Birth Place: Dorchester County, Maryland
Career: Underground Railroad Operator, Abolitionist, Civil War Spy, Nurse and Suffragist
Harriet Tubman was a true humanitarian, who fought fiercely against the system of slavery. An African-American, she was born into slavery and after escaping from the wretched life, worked tirelessly to obtain freedom, equality and justice for others like her. She made thirteen missions through the Underground Railroad and rescued over 300 slaves. Harriot Tubman was an Underground Railroad Operator, Abolitionist, Civil War Spy, Nurse and Suffragist. Today, she is counted amongst most famous historical figures of America.
Harriet Tubman was born as Araminta, or ‘Minty’ in the year 1820, on the plantation of Anthony Thompson, south of Madison in Dorchester County, Maryland. She was the fifth child of Benjamin Ross and Harriet "Rit" Greene, both of whom were slaves. Rit and her children got owned by Edward Brodess, the stepson of Anthony Thompson, through his mother Mary Pattison Brodess Thompson. Edward took Rit and her then five children, including Harriet, to his own farm in Bucktown.
It was here that Harriet’s family got fragmented, when Edward sold her family illegally to out-of-state buyers. It was in the year 1834, when Harriet was only 14, that she first helped a slave escape and in the process, got badly hit on the head by an overseer. In 1844, she married John Tubman, a local free black man, and adopted the name of Harriet. In the 1849, the year Edward Brodess died; Harriet found an Underground Railroad and ran away to Philadelphia. From then onwards started her mission to rescue other slaves through the railroad!
Till 1860, Harriet had made around 13 escape missions and rescued over 300 slaves, including her parents, sister, brother-in-law and her sister’s kids. Throughout her life, she received the support of many black & white abolitionists, who funded her missions. She met John Brown, the legendary freedom fighter, in 1858 and agreed to accompany him on his planned raid at Harper's Ferry, Va. Harriet purchased a home on the outskirts of Auburn (New York) in 1859, where she ultimately settled her aged parents and other family members.
She helped Charles Nalle escape from the custody of United States Marshals in 1860. Harriet joined Northern abolitionists in 1862, in support of Union activities at Port Royal, South Carolina. Apart from being a nurse, she also did spying and scouting behind Confederate lines. When she guided Col. James Montgomery and his regiment up the Combahee River, she became the first woman to command an armed military raid. With the end of the Civil War, she returned to Auburn, New York.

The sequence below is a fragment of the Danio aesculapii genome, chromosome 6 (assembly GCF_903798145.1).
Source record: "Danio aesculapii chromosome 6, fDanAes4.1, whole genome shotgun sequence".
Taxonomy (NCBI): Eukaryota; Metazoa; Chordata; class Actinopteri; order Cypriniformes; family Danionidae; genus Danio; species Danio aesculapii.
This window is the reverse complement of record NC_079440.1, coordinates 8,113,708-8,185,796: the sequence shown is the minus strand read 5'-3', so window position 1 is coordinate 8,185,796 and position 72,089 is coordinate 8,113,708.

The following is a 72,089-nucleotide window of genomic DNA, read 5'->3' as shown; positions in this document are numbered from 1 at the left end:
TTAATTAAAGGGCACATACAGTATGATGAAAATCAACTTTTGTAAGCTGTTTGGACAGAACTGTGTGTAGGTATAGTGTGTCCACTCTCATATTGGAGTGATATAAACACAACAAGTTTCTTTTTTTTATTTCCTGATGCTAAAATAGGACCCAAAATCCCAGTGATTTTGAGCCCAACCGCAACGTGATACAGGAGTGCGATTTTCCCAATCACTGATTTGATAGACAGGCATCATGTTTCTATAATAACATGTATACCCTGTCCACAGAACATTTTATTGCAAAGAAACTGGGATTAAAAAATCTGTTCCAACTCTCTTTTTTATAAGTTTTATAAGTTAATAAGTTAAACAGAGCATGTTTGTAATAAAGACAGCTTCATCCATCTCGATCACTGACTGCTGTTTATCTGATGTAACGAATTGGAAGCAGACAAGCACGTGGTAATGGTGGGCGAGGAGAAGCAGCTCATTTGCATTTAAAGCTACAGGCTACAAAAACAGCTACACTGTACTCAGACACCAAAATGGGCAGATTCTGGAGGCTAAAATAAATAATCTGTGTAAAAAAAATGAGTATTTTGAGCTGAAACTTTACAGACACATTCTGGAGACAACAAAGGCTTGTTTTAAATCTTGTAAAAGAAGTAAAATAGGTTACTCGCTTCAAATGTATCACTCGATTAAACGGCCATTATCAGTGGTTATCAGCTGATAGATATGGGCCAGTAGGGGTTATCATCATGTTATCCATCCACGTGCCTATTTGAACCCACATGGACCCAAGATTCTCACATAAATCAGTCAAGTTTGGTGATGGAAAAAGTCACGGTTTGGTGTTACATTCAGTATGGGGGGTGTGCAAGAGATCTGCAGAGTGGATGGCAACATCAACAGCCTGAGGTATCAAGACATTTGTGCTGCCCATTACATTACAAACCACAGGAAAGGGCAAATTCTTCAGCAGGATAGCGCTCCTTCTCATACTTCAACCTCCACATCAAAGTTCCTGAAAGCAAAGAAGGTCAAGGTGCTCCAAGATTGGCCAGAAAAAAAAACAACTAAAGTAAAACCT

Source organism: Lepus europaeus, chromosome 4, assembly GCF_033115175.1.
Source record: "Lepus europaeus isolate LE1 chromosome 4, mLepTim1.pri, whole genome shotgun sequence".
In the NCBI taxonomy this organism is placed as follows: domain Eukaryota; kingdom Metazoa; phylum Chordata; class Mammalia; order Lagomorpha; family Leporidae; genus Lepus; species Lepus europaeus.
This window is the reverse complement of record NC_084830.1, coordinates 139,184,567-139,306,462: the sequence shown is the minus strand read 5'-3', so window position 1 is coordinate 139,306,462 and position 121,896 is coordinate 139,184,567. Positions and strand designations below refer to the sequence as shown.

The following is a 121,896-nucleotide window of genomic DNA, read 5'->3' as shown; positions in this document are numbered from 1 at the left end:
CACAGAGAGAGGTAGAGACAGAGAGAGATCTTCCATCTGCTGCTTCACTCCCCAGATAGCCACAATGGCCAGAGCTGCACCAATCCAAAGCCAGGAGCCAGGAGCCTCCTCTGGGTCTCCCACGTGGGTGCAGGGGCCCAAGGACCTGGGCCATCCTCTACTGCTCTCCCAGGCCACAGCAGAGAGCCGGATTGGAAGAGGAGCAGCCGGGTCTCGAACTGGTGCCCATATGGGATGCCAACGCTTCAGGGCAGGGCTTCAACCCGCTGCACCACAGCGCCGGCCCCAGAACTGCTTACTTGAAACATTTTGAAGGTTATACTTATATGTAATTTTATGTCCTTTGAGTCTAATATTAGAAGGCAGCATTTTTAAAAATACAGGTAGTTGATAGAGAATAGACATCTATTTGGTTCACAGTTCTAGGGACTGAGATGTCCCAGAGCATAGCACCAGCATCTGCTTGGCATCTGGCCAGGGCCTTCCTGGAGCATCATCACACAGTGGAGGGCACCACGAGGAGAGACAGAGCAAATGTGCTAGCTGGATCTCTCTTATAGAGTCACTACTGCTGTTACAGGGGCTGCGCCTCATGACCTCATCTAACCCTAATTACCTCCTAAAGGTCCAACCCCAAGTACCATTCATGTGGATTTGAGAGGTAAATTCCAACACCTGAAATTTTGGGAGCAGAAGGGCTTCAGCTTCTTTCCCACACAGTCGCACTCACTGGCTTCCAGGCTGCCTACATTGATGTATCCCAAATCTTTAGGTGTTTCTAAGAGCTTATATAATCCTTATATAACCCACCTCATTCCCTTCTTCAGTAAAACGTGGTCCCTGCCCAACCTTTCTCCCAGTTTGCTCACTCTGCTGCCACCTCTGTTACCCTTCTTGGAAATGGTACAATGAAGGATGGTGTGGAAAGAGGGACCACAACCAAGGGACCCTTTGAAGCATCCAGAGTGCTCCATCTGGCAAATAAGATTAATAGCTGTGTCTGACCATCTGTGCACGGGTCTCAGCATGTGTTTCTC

With this started her new life as a community activist, humanitarian, and suffragist. Harriet received recognition in 1869, when Sarah Bradford published ‘Scenes in the Life of Harriot Tubman’, a short biography on her life. Along with fame, she also received financial help from the publication. She married Nelson Davis, a veteran, the same year. Harriet opened ‘Harriet Tubman Home for the Aged’ in Auburn in the later years and transferred it to the African Methodist Episcopal Zion Church in 1903. Harriet left for the holy abode on 10th March 1913, 25 years after she lost Nelson Davis (1888).
Harriet Tubman Timeline
- 1820 - Born in Dorchester County, Maryland
- 1826 - Rented out for the first time, by Brodas, to Mrs. James Cook
- 1831 - Heard the first story about the Underground Railroad
- 1834 - Hit in the head by overseer, while helping a slave escape
- 1844 - Married John Tubman
- 1849 - Ran away from the Brodas plantation
- Worked in a hotel in Philadelphia
- 1850 - Made her first trip to rescue her sister, brother-in-law and their two children
- 1851 - Crossed border for the first time and went to Canada
- 1852 - Made her second trip on the Underground Railroad to rescue her brother and two other men, discovered her husband’s infidelity
- 1857 - Rescued her mother and father through the Underground Railroad
- 1858 - Met Captain John Brown
- 1860 - Rescued around 70 slaves through the Underground Railroad
- Spoke at New England Antislavery Conference, as Moses
- 1861 - Met Charles Nalle
- Made her last trip to Maryland
- 1862 - Headed to Port Royal on the recommendation of Governor Andrews
- 1863 - Accompanied Colonel Montgomery in the Combahee River raid
- 1865 - Returned to Auburn
- 1867 - John Tubman died
- 1869 - "Scenes in the Life of Harriet Tubman" by Sara Bradford published
- 1869 - Married Mr. Nelson Davis
- 1886 - “Harriet, the Moses of Her People” by Sara Bradford published
- 1888 - Nelson Davis died
- 1896 - Spoke at a meeting of the National Federation of African-American Women
- 1903 - Gave her home and land over to the African Methodist Episcopal Zion Church in Auburn, New York
- 1913 - Died on 10th March